Eco-anxiety refers to anxiety or worry about the devastating effects climate change (CC) is having on the planet, and the instability and unpredictability it creates in young people’s lives, especially when planning and thinking about the future. Eco-anxiety is not considered to be a mental health diagnosis as such but it is characterised by symptoms of generalised anxiety and depressive disorders. It is seen as a widespread reaction among certain demographics as a result of the growing awareness of the problems that are resulting from CC.
There has been an increased amount of research lately pointing to an increase prevalence of eco-anxiety among children and youths. One survey asked NHS child and adolescent psychiatrists in England if they had seen patients distressed about environmental and ecological issues. The sample size was small with 47 of 82 replies received, but approx. 58% of those replied in the affirmative, not only had the patients appeared distressed about it – but those children and youths that were already struggling with a mental health disorder were likely to have worsening symptoms as a result.
Another study, however, had no such limitations in sample size. Hickman et al (2021) have just published a fresh paper surveying over 10 000 children and young people (16-25) in 10 different countries – with 1000 participants from each country (Australia, Brazil, Finland, France, India, Nigeria, Philippines, Portugal, the UK, and the USA).
They collected data on the participants thoughts and feelings about CC, as well as governments responses to CC. The data is disheartening; 59% of respondents reported being very or extremely worried, 84% were at least moderately worried about CC. More than 50% reported being sad, anxious, angry, powerless, helpless and guilty. More than 45% reported it having a negative impact on their daily lives and functioning. 75% view the future as frightening, and 83% think people have failed to take care of the planet. Most felt betrayed by governments rather than reassured.
58% of NHS child & adolescent psychiatrists patients in England said they were distressed about environmental and ecological issues. Children and youths that were already struggling with a mental health disorder were likely to have exacerbated conditions as a result.
The findings are novel in that they document a high level of psychological distress on an international, generational level directly as a result of poor or inadequate government action in response to CC. Whilst more research will be needed to confidently generalise the results on a global scale, there is little reason to think other countries would survey differently. It paints a bleak picture on the lived experiences of young people all over the world.
It is worth pointing out, that being anxious about the future when it comes to CC, is perfectly reasonable. The rise and prevalence of catastrophic news pieces predicting a damning future dominated by floods, hurricanes, food shortages, mass migration and the loss of life has to power to shake the confidence and mental health of any one of us. Younger generations are likely more vulnerable as they do not have the tools or power to ‘protect’ themselves from a basic, Maslow hierarchy of needs perspective. As a result, eco-anxiety is not a mental health disorder, but a rational response to the current narrative on CC. Eco-anxiety can however lead to a number of mental health disorders, especially as the day to day lives of youths and adolescents has been so violently dispossessed as a result of the Covid-19 pandemic. Deprived of social contact and leisure activities, disruptions to schooling and general instability has already had significant effects on children’s development and wellbeing. If we factor in the reduction and insecurity of parents financial and mental health it is easy to see how the concerns and worries about CC can be an easy catalyst to the development of other mental health disorders.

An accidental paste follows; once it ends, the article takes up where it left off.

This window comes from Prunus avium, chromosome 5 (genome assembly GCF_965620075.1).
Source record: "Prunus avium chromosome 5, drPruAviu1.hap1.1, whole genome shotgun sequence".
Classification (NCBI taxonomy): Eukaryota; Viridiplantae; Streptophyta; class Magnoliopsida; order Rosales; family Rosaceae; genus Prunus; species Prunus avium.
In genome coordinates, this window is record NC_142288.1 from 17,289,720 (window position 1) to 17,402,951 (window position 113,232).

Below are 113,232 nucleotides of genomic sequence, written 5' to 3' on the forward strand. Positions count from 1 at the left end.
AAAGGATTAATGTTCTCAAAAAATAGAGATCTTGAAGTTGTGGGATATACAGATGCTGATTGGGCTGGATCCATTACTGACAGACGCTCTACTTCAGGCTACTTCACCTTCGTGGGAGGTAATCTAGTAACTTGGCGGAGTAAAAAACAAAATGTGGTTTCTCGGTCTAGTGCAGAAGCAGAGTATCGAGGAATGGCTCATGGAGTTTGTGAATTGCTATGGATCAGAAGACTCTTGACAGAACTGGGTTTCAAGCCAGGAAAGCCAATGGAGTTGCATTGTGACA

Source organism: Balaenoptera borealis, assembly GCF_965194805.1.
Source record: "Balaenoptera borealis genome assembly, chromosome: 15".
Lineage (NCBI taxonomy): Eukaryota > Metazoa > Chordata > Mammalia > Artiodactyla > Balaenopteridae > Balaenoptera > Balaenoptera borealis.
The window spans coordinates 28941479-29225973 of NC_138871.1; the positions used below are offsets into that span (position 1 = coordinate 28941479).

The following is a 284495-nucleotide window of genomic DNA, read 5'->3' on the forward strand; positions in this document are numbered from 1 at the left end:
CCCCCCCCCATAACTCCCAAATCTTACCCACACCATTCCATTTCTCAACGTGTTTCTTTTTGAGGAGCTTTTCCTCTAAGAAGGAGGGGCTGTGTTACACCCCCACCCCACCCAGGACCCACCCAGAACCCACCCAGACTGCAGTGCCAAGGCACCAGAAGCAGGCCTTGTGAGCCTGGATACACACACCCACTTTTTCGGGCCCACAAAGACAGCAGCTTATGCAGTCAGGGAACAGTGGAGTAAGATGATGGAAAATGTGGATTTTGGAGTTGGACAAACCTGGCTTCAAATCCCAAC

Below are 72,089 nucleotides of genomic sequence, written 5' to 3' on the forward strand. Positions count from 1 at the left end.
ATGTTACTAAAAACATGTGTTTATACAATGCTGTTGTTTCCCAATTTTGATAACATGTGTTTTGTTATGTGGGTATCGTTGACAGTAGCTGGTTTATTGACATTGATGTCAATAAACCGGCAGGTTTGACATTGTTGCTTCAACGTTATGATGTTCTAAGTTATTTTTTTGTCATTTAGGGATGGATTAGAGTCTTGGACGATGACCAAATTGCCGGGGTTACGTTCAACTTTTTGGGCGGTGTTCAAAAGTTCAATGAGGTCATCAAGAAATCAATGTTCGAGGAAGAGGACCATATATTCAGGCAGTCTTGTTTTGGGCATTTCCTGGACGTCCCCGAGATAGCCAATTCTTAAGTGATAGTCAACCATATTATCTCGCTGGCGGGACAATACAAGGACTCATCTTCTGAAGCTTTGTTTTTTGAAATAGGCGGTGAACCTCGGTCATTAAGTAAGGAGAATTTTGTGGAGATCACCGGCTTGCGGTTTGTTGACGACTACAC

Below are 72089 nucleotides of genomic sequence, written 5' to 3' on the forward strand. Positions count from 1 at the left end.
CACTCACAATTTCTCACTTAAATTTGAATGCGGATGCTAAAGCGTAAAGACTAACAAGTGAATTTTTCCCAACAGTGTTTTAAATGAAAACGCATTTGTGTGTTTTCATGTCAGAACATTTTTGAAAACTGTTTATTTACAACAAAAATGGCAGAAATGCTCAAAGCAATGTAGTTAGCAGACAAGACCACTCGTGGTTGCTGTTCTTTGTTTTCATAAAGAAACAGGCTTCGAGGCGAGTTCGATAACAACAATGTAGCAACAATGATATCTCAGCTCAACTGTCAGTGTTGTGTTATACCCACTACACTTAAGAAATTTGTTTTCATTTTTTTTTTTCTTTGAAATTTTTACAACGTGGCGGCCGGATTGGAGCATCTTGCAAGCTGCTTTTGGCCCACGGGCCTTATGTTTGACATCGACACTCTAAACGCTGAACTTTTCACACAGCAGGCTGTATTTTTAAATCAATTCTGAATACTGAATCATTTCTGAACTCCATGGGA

Researchers at Imperial College have warned of an increasing prevalence of ‘environmental doom’ rising among children. They point out that these effects are likely also exacerbated by the fact that the devastating predictions and news being presented is often received with an callous level of indifference by people in power. The term environmental doom was first coined in 2017 by the American Psychiatric Association but is not yet formally recognized as a diagnosable condition.
The researchers proceed to make a connection between worsening mental health related to CC and barriers to inaction on a societal level, driven by fear, helplessness, conflict avoidance and resignation. Some people will be more susceptible to these emotional states and ignoring eco-anxiety as a phenomena is likely to deepen social inequalities and carry considerable socioeconomic costs.